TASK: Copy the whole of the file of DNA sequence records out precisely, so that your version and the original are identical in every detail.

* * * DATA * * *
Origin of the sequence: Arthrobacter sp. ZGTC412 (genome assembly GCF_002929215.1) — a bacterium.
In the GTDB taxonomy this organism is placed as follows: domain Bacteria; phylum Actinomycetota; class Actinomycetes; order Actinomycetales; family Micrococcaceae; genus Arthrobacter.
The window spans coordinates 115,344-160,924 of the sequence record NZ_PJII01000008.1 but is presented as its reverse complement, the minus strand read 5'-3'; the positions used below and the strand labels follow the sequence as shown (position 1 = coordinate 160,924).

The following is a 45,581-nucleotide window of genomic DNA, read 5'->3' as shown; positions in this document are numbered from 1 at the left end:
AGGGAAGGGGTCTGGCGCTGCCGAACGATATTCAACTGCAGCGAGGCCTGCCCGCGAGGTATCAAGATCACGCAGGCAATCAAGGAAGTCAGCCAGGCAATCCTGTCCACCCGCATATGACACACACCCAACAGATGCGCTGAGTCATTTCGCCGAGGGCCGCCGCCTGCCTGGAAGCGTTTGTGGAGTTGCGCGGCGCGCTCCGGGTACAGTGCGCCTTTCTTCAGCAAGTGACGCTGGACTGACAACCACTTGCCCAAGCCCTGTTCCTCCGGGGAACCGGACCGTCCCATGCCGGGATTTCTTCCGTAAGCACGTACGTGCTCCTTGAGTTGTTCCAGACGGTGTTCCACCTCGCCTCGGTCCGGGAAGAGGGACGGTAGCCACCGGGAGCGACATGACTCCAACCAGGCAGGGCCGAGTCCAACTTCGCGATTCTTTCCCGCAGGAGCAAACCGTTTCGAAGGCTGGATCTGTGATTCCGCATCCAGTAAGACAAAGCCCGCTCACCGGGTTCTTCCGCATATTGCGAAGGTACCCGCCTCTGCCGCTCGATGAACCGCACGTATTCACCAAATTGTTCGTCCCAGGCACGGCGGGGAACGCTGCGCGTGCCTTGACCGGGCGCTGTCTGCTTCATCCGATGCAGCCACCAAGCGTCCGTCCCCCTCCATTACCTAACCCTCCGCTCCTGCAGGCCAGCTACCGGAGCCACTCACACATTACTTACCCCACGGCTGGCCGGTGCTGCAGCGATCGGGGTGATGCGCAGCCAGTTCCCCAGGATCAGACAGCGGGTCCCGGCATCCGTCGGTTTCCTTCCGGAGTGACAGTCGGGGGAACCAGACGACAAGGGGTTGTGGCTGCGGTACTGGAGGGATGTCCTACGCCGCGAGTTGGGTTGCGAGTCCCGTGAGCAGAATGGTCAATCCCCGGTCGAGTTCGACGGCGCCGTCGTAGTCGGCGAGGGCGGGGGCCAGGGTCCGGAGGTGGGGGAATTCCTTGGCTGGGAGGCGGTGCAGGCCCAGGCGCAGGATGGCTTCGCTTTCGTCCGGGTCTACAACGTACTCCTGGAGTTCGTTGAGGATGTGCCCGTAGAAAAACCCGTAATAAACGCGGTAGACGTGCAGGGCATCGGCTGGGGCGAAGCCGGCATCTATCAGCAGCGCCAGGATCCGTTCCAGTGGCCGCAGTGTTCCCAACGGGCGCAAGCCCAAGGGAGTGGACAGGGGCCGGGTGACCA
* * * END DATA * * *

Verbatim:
Origin of the sequence: Arthrobacter sp. ZGTC412 (genome assembly GCF_002929215.1) — a bacterium.
In the GTDB taxonomy this organism is placed as follows: domain Bacteria; phylum Actinomycetota; class Actinomycetes; order Actinomycetales; family Micrococcaceae; genus Arthrobacter.
The window spans coordinates 115,344-160,924 of the sequence record NZ_PJII01000008.1 but is presented as its reverse complement, the minus strand read 5'-3'; the positions used below and the strand labels follow the sequence as shown (position 1 = coordinate 160,924).

The following is a 45,581-nucleotide window of genomic DNA, read 5'->3' as shown; positions in this document are numbered from 1 at the left end:
AGGGAAGGGGTCTGGCGCTGCCGAACGATATTCAACTGCAGCGAGGCCTGCCCGCGAGGTATCAAGATCACGCAGGCAATCAAGGAAGTCAGCCAGGCAATCCTGTCCACCCGCATATGACACACACCCAACAGATGCGCTGAGTCATTTCGCCGAGGGCCGCCGCCTGCCTGGAAGCGTTTGTGGAGTTGCGCGGCGCGCTCCGGGTACAGTGCGCCTTTCTTCAGCAAGTGACGCTGGACTGACAACCACTTGCCCAAGCCCTGTTCCTCCGGGGAACCGGACCGTCCCATGCCGGGATTTCTTCCGTAAGCACGTACGTGCTCCTTGAGTTGTTCCAGACGGTGTTCCACCTCGCCTCGGTCCGGGAAGAGGGACGGTAGCCACCGGGAGCGACATGACTCCAACCAGGCAGGGCCGAGTCCAACTTCGCGATTCTTTCCCGCAGGAGCAAACCGTTTCGAAGGCTGGATCTGTGATTCCGCATCCAGTAAGACAAAGCCCGCTCACCGGGTTCTTCCGCATATTGCGAAGGTACCCGCCTCTGCCGCTCGATGAACCGCACGTATTCACCAAATTGTTCGTCCCAGGCACGGCGGGGAACGCTGCGCGTGCCTTGACCGGGCGCTGTCTGCTTCATCCGATGCAGCCACCAAGCGTCCGTCCCCCTCCATTACCTAACCCTCCGCTCCTGCAGGCCAGCTACCGGAGCCACTCACACATTACTTACCCCACGGCTGGCCGGTGCTGCAGCGATCGGGGTGATGCGCAGCCAGTTCCCCAGGATCAGACAGCGGGTCCCGGCATCCGTCGGTTTCCTTCCGGAGTGACAGTCGGGGGAACCAGACGACAAGGGGTTGTGGCTGCGGTACTGGAGGGATGTCCTACGCCGCGAGTTGGGTTGCGAGTCCCGTGAGCAGAATGGTCAATCCCCGGTCGAGTTCGACGGCGCCGTCGTAGTCGGCGAGGGCGGGGGCCAGGGTCCGGAGGTGGGGGAATTCCTTGGCTGGGAGGCGGTGCAGGCCCAGGCGCAGGATGGCTTCGCTTTCGTCCGGGTCTACAACGTACTCCTGGAGTTCGTTGAGGATGTGCCCGTAGAAAAACCCGTAATAAACGCGGTAGACGTGCAGGGCATCGGCTGGGGCGAAGCCGGCATCTATCAGCAGCGCCAGGATCCGTTCCAGTGGCCGCAGTGTTCCCAACGGGCGCAAGCCCAAGGGAGTGGACAGGGGCCGGGTGACCA